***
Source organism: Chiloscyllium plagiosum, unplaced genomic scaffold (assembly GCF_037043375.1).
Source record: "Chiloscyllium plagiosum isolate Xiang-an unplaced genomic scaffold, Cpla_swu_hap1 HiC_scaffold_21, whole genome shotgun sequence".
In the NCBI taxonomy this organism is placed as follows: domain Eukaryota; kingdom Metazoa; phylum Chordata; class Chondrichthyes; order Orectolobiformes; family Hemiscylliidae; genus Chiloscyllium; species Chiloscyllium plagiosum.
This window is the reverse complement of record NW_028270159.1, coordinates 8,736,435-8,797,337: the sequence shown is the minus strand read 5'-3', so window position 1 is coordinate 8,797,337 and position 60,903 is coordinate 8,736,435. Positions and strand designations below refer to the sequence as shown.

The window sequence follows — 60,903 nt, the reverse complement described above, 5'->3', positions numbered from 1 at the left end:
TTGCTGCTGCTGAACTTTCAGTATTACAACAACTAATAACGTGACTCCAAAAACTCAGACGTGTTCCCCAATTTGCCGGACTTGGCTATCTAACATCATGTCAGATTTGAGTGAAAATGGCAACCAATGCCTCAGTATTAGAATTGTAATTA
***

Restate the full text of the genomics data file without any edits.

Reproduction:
Source organism: Chiloscyllium plagiosum, unplaced genomic scaffold (assembly GCF_037043375.1).
Source record: "Chiloscyllium plagiosum isolate Xiang-an unplaced genomic scaffold, Cpla_swu_hap1 HiC_scaffold_21, whole genome shotgun sequence".
In the NCBI taxonomy this organism is placed as follows: domain Eukaryota; kingdom Metazoa; phylum Chordata; class Chondrichthyes; order Orectolobiformes; family Hemiscylliidae; genus Chiloscyllium; species Chiloscyllium plagiosum.
This window is the reverse complement of record NW_028270159.1, coordinates 8,736,435-8,797,337: the sequence shown is the minus strand read 5'-3', so window position 1 is coordinate 8,797,337 and position 60,903 is coordinate 8,736,435. Positions and strand designations below refer to the sequence as shown.

The window sequence follows — 60,903 nt, the reverse complement described above, 5'->3', positions numbered from 1 at the left end:
TTGCTGCTGCTGAACTTTCAGTATTACAACAACTAATAACGTGACTCCAAAAACTCAGACGTGTTCCCCAATTTGCCGGACTTGGCTATCTAACATCATGTCAGATTTGAGTGAAAATGGCAACCAATGCCTCAGTATTAGAATTGTAATTA